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A Useful Guide for English Speakers Wanting to Communicate in French
by Paul S. Lessig
My first introduction to the French language was in the spring of 1962 when under the GI Educational Bill I enrolled, along with the other required courses, in French 101 at the College of Marin. Regretfully, employment pursuits required that I drop one course. To my lifelong regret I opted to cut French, since my eventual 40 year old professional career in International Advertising, Marketing, and Sales Promotion, as well as a 5 year tour as a Commercial Attaché with the U.S. Department of Commerce’s Foreign Commercial Service, led me into numerous environments where being able to speak and comprehend French would have rendered my career even more successful.
With a decision to join my eventual spouse’s business in Belgium during 1977, I inherited a Belgian family, most of which had a sound understanding of English and were more interested in improving on my language than on insisting that I improve on theirs! During the ensuing 35 years I was somewhat successful in this respect, but managed to make only marginal progress in my attempt to obtain fluency in the French language, despite a 3 year residency in Belgium and ultimate 8 retirement years in France.
Still, during these periods I managed to observe segments of the French language that at least could be considered survival methods. For example, having enrolled in several French courses in both Belgium and France I noted that teachers tended to over-complicate French grammar; especially when tutoring ‘English’ students. Over the course of my 78 years I noted that the basics of all languages are rooted in knowing how to address the “Who, What, When, Where, and Why” of a language. After more than 10 years of procrastination I decided to make a small contribution to help rectify this educational oversight! The result is this guide; the contents of which, while not a substitute for learning to speak and write fluently in French, will at least offer one the ability to ‘communicate’ their desires, objectives, and needs when confronted by situations wherein only French is spoken and understood.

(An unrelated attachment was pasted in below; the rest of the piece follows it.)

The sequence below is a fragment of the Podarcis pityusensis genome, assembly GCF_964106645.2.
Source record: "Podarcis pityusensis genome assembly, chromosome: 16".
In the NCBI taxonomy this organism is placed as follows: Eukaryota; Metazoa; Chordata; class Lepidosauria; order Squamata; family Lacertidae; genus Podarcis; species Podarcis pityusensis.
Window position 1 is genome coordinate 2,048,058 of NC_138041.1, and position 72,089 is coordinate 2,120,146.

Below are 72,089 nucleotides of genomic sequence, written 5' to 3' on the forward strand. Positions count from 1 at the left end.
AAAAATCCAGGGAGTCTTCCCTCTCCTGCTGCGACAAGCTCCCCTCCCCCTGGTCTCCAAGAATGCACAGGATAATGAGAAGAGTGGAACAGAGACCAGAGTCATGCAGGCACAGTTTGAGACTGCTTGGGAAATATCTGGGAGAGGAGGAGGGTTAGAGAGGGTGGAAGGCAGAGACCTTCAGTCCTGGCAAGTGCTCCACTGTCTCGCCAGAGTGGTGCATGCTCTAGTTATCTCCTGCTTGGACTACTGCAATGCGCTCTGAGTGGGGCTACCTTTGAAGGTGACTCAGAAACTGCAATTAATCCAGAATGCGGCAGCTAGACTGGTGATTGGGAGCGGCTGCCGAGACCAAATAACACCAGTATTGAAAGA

I hope the user of this guide will find its contents as informative and useful as I did in preparing it.
Paul S. Lessig
(2015, Paperback, 136 pages)